Throughout 2013, visitors can watch as experts undertake Mount Vernon’s most comprehensive preservation project to date: the cleaning and restoration of Washington's New Room, also known as the Large Dining Room. As the first room that today’s visitors see when they enter the Mansion, the New Room makes a bold impression with its vibrant green color and elegant furnishings. Despite its significance, the room hasn’t undergone a major renovation in more than 30 years. With this restoration, Mount Vernon staff and visiting experts will clean and restore all the architectural elements as well as reassess the objects that have traditionally furnished the room. Follow along on the blog as work continues on this important project!
As the Fred W. Smith Library for the Study of George Washington is constructed, join us as we document the major milestones and fascinating work that has gone into its creation. Take a look behind the scenes at the historical documents and manuscripts that will be housed here as well as the library's many modern amenities. Updates will be posted as we progress toward the library's summer 2013 opening.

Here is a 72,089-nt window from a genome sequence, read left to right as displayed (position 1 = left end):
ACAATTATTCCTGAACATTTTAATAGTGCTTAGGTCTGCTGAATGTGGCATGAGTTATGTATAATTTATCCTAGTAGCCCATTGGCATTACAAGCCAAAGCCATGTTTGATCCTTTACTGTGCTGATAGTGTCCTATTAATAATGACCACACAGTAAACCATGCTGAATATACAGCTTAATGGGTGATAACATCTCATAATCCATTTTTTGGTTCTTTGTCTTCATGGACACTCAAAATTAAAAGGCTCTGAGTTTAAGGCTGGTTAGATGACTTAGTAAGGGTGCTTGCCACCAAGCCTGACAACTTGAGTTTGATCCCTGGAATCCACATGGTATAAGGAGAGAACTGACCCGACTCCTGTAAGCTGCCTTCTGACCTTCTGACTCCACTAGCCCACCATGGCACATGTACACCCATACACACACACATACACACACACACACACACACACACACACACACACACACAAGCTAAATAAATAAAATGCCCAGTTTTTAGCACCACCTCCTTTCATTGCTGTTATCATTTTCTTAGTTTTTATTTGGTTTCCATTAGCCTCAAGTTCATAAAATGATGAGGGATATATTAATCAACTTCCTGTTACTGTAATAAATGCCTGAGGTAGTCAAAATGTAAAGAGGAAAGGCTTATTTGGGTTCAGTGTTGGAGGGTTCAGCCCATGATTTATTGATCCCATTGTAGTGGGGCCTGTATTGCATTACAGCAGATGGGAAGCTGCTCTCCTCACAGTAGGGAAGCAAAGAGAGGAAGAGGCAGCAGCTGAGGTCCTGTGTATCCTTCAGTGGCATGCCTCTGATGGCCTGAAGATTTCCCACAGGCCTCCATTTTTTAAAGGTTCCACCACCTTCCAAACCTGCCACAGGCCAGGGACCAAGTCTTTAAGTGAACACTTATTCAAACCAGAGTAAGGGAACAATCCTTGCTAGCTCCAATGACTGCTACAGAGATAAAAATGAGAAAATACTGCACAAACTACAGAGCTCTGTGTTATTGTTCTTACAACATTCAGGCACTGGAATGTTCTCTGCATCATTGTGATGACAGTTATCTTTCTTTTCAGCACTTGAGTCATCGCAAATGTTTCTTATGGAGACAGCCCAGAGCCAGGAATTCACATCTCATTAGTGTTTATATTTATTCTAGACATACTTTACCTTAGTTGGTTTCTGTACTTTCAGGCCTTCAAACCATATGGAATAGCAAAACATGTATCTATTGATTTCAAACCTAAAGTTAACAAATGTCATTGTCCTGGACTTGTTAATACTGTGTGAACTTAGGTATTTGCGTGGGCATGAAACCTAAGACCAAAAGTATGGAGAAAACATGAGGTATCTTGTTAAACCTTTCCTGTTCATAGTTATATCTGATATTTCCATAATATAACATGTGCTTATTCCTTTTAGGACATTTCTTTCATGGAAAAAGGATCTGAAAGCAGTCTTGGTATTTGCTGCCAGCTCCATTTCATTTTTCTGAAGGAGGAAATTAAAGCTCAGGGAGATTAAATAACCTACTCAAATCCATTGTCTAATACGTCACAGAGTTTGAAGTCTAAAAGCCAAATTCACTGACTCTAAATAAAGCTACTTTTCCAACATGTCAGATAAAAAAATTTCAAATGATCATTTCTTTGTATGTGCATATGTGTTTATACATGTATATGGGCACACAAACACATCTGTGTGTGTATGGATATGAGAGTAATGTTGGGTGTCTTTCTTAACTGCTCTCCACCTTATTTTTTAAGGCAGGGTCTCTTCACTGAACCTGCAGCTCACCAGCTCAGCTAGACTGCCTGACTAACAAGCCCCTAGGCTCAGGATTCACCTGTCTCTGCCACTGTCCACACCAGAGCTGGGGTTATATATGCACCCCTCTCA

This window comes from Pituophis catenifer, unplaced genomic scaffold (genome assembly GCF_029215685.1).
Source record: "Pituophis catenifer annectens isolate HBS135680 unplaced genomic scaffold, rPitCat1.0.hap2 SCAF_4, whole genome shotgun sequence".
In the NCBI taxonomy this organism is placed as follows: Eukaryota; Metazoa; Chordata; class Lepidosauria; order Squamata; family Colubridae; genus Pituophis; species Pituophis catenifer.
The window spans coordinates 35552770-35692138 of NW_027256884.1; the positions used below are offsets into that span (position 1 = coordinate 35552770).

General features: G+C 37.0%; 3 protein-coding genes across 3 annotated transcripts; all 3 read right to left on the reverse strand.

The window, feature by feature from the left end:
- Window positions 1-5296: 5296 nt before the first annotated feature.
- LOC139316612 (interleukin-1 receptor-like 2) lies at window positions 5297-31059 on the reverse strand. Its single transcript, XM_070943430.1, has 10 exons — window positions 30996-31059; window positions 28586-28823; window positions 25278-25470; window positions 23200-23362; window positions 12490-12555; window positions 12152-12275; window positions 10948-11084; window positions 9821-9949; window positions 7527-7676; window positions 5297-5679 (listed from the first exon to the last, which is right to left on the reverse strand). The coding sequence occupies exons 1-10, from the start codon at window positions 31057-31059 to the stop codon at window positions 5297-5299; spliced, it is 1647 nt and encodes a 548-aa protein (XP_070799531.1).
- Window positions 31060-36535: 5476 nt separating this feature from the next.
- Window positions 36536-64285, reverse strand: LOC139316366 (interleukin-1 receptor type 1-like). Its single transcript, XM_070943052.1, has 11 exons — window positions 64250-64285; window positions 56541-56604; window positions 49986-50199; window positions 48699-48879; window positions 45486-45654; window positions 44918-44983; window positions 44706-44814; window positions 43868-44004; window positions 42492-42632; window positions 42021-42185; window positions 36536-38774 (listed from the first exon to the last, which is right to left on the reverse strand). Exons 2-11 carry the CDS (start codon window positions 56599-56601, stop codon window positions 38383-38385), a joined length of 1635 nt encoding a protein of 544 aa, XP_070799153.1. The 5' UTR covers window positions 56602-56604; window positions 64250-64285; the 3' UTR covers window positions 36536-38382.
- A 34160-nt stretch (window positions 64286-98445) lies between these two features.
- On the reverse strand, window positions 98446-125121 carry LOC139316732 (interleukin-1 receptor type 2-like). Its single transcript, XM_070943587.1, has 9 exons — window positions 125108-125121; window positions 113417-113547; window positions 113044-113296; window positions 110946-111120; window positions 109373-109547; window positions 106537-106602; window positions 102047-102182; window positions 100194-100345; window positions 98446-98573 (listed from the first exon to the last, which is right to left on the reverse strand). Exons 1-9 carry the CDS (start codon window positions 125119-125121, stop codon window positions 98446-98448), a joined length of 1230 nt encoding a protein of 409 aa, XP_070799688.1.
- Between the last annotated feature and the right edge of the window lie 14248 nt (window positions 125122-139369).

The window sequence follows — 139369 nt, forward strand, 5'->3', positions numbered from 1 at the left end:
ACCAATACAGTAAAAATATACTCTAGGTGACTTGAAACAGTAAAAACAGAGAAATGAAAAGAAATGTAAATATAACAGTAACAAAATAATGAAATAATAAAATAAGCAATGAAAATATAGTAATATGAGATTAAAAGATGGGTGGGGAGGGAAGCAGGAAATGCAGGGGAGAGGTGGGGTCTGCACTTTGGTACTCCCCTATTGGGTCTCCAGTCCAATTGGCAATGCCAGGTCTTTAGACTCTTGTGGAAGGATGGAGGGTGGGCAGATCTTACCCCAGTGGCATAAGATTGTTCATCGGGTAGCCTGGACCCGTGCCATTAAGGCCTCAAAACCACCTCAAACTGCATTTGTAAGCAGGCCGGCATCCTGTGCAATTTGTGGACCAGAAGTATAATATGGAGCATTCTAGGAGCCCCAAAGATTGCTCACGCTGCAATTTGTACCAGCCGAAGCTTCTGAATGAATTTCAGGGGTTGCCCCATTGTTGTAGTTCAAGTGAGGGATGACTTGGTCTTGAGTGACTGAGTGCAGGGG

We all know George Washington as the first President of the United States and Continental Army soldier, but did you also know he was an innovative business man and avid farmer. Find out more about the man who earned the title of “Father of His Country” and a hallowed place in America’s national psyche. This blog is updated regularly with stories ranging in topic from livestock at the estate to archeology object highlights to "this day in history" events.
The Mount Vernon Archaeology Department conducted an intensive excavation to explore an artifact-rich area known as the South Groven Midden. Over 75,000 items were unearthed,including ceramics, glass, toys, tobacco pipes, wig curlers, scissors, oyster shells, animal bones, and crab claws, discarded between 1735 and 1765. These artifacts provide valuable information about George Washington and his family and friends during these years and support the historical documents that detail how the South Grove was transformed from an area where trash was deposited into a pleasure grove during Washington’s life.